SEARCH HOME
 Math Central Quandaries & Queries
 Question from Indrajit, a student: 8x^3 + 4x -3

Hi Indrajit.

Factoring cubics is not an easy thing to do generally, but you may get lucky.

What I like to do is to remember that if f(x) can be factored, then there is some f(a) = 0. If I can find this value a, then I know that (x-a) is a factor of f(x).

f(x) = 8x3 + 4x - 3.

This is going to take some guesswork.
f(-1) = -8 - 4 - 3 = -15.
f(1) = 8 + 4 - 3 = 9.
f(0) = -3.
f(1/2) = 1 + 2 - 3 = 0 !!
Aha!

So I know that (x - 1/2) is a factor of 8x3 + 4x - 3.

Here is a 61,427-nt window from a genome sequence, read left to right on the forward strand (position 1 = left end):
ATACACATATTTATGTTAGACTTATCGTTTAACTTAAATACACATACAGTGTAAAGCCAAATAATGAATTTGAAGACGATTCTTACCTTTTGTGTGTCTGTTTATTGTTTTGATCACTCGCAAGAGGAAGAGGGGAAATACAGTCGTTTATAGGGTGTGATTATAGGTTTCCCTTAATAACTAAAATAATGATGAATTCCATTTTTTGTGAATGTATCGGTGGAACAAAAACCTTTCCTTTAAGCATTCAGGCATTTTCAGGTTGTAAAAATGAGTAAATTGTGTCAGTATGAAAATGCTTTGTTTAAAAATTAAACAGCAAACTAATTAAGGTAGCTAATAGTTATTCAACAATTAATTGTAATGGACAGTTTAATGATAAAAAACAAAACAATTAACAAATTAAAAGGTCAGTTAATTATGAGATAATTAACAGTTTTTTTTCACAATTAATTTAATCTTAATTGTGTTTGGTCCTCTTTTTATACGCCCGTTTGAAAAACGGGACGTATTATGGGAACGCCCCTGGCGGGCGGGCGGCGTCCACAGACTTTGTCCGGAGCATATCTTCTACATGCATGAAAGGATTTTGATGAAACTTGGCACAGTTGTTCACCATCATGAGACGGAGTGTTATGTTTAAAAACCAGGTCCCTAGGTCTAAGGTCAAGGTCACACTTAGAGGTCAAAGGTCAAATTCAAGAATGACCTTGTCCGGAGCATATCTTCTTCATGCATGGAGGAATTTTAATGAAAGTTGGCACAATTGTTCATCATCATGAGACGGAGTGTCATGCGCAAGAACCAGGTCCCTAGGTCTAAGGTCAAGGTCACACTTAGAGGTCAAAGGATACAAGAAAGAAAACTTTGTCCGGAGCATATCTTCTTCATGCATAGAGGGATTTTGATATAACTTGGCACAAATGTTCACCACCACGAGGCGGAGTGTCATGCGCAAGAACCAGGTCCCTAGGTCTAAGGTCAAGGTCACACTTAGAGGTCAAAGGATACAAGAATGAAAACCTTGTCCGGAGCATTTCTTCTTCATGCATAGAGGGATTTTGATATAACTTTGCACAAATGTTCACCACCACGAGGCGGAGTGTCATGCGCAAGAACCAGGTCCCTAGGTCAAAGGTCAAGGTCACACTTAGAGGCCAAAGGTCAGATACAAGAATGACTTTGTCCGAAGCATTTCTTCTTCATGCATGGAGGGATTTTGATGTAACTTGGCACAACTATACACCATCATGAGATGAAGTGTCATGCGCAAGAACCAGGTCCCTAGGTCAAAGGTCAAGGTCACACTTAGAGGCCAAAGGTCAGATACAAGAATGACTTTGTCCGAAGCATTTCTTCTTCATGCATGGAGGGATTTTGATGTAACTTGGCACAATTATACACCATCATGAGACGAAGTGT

I can use long division to find its quotient, which would have to be a quadratic.

x into 8x3 goes 8x2 times. NOTE THIS.
8x2 times (x - 1/2) is 8x3 - 4x2.
8x3 + 4x - 3 - (8x3 - 4x2) is 4x2 + 4x - 3.

Do it again:
x into 4x2 is 4x. NOTE THIS.
4x times (x - 1/2) is 4x2 - 2x.
4x2 + 4x - 3 - (4x2 - 2x) is 6x - 3.

Do it one more time:
x into 6x - 3 is 6. NOTE THIS.
6 times (x - 1/2) is 6x - 3.
6x - 3 - (6x - 3) is zero; there is no remainder, so indeed, (x-1/2)
is a factor of f(x).

The quotient is the sum of the terms we "noted": 8x2 + 4x + 6.

So 8x3 + 4x - 3 = (x - 1/2)(8x2 + 4x + 6).

Now you just have to factor down the quadratic.

Cheers,
Stephen La Rocque.

Math Central is supported by the University of Regina and The Pacific Institute for the Mathematical Sciences.